Delk, then went to work, making a difficult reverse layup to cut the score to 74-67. Moments later, Delk hit Walter McCarty with a nice feed for a slam, bringing UK to within three at 74-71. The two teams traded free throws and made baskets down stretch, but UK forced an Arkansas shot clock violation in the final minute, after which UK center Mark Pope drew a foul and made both free throws, tying the game at 80 with just over six seconds to go.

The Arkansas inbounds pass was intercepted by Antoine Walker, who immediately called a timeout. There were 5.5 seconds on the clock. The UK inbounds play had the ball going to Rodrick Rhodes, who proceeded to go straight to the rim, drawing a foul on UA’s Clint McDaniel. Rhodes needed only make one free throw, but he missed both, sending the game to overtime.

Like a freight train headed in a downhill direction, the Razorbacks ran over the Cats to start the extra period, scoring the first seven points, bringing the score to 87-80. Then, something magical happened. With 1:33 left in the game and UK down 91-82, Walker drove the lane, scored and was fouled by Williamson. It was the big man’s fifth foul. So Arkansas’ leading scorer at 22 points, and primary paint defender, was relegated to the bench. Walker made his free throw, making the score 91-85.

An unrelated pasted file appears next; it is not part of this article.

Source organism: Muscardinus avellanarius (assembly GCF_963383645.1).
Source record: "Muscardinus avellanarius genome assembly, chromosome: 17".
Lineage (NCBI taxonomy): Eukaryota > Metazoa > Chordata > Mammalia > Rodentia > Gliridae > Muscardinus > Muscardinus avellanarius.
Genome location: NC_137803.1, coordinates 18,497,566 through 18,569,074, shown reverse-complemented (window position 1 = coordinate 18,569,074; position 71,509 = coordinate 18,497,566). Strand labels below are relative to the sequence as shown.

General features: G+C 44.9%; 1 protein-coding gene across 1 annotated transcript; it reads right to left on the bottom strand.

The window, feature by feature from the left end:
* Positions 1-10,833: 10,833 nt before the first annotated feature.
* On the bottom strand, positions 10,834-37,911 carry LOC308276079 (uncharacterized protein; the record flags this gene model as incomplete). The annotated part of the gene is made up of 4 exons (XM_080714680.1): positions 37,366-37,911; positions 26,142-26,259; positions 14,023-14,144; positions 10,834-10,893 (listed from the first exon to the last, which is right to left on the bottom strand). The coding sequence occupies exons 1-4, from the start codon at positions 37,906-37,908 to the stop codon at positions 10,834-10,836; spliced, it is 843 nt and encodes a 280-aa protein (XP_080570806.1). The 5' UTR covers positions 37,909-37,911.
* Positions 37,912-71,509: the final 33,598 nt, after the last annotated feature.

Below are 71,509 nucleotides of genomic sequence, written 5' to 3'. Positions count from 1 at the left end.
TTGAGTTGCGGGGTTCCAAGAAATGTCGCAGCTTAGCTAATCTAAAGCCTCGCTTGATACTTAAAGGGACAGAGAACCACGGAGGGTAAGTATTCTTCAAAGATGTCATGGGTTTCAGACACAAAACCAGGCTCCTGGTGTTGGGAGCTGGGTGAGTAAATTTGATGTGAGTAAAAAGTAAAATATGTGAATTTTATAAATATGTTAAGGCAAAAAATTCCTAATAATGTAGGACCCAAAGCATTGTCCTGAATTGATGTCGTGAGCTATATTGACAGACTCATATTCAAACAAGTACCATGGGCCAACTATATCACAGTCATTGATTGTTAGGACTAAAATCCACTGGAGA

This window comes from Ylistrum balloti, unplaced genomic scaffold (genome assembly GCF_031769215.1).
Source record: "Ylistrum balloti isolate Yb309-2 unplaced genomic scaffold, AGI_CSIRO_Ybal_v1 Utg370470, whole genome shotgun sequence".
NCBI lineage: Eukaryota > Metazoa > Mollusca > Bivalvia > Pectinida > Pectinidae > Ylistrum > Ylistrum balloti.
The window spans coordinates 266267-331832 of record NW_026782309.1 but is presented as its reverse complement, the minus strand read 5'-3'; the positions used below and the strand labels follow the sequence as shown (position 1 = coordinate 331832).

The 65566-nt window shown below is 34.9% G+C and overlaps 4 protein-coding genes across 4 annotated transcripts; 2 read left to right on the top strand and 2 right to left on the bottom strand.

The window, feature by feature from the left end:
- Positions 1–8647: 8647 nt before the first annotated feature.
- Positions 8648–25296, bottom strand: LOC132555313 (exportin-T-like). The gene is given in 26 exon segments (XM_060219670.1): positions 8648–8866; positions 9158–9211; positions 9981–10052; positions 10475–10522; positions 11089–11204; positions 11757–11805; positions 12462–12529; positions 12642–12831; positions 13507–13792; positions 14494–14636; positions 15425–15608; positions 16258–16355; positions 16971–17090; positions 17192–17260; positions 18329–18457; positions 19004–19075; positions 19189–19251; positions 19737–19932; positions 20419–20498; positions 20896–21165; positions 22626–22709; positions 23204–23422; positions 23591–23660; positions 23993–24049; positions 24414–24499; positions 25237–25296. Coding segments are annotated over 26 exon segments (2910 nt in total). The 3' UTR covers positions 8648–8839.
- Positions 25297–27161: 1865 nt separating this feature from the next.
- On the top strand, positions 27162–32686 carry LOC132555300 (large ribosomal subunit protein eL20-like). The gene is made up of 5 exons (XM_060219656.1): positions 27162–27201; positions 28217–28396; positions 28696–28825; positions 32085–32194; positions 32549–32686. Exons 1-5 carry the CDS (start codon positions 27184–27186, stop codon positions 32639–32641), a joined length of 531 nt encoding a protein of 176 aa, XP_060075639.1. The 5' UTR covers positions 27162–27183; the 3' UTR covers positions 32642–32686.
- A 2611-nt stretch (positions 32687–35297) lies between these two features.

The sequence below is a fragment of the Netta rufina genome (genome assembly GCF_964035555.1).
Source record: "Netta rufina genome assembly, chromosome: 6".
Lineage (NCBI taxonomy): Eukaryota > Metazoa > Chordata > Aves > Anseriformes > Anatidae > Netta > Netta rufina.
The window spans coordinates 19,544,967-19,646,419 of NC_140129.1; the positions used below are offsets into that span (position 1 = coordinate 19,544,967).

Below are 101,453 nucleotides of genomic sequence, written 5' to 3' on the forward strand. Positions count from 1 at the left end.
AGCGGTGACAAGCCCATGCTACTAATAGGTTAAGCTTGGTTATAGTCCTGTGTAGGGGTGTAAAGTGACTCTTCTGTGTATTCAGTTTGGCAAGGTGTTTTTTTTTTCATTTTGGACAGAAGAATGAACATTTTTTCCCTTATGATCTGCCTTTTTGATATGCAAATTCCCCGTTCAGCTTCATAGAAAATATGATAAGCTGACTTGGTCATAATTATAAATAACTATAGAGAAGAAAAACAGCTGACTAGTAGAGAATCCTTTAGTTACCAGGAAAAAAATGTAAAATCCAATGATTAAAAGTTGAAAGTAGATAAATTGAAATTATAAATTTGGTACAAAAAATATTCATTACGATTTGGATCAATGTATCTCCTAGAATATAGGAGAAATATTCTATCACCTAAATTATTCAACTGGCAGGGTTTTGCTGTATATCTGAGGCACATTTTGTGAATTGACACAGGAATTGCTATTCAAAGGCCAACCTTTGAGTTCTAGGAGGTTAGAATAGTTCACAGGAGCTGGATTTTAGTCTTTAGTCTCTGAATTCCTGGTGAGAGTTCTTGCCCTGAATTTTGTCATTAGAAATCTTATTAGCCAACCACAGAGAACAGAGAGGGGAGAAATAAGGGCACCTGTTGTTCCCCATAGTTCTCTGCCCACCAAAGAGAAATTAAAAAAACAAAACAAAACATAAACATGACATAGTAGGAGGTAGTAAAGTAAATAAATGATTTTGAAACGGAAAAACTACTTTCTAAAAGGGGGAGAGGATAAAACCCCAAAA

Arkansas then turned the ball over on the inbounds pass (perhaps UK’s pressure was finally getting to the Hogs), resulting in a Pope tip-in. With 1:15 left in the game, the Cats had cut the Razorback advantage to 91-87.

At this point the Georgia Dome became a den of thunderous cheering and yelling, both teams surely struggling to communicate and focus, but down the floor the Razorbacks came, playing keep away and running clock until the Cats fouled McDaniel. McDaniel, who made 76.5 percent of his free throws that season, missed both of his attempts, but UK could not capitalize, leading to yet another Wildcat foul on McDaniel. This time, the 6-foot-4 guard nailed both free throws, sending UA’s lead back to six at 93-87 with only 44 seconds remaining.

Delk sunk a 3-pointer on the ensuing possession, cutting the Razorback cushion to 93-90. UK then fouled Arkansas guard Cory Beck, but Beck missed both charity tries. Walker scored on the other end, and suddenly the Razorback lead was razor thin at 93-92 with 25 seconds left.